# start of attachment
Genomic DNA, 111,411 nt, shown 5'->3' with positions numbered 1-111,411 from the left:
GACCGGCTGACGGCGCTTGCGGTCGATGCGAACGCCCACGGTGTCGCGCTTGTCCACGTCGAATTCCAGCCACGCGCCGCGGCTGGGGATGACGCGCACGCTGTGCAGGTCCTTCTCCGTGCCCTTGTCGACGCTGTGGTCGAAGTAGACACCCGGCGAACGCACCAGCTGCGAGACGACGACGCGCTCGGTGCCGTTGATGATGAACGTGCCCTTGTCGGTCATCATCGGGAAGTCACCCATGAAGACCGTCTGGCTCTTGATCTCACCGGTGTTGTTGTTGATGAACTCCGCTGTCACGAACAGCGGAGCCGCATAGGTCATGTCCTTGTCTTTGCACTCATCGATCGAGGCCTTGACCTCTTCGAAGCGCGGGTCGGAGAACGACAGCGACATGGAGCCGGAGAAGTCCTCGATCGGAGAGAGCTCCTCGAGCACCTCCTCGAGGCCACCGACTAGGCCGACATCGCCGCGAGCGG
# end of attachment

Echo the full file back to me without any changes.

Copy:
Genomic DNA, 111,411 nt, shown 5'->3' with positions numbered 1-111,411 from the left:
GACCGGCTGACGGCGCTTGCGGTCGATGCGAACGCCCACGGTGTCGCGCTTGTCCACGTCGAATTCCAGCCACGCGCCGCGGCTGGGGATGACGCGCACGCTGTGCAGGTCCTTCTCCGTGCCCTTGTCGACGCTGTGGTCGAAGTAGACACCCGGCGAACGCACCAGCTGCGAGACGACGACGCGCTCGGTGCCGTTGATGATGAACGTGCCCTTGTCGGTCATCATCGGGAAGTCACCCATGAAGACCGTCTGGCTCTTGATCTCACCGGTGTTGTTGTTGATGAACTCCGCTGTCACGAACAGCGGAGCCGCATAGGTCATGTCCTTGTCTTTGCACTCATCGATCGAGGCCTTGACCTCTTCGAAGCGCGGGTCGGAGAACGACAGCGACATGGAGCCGGAGAAGTCCTCGATCGGAGAGAGCTCCTCGAGCACCTCCTCGAGGCCACCGACTAGGCCGACATCGCCGCGAGCGG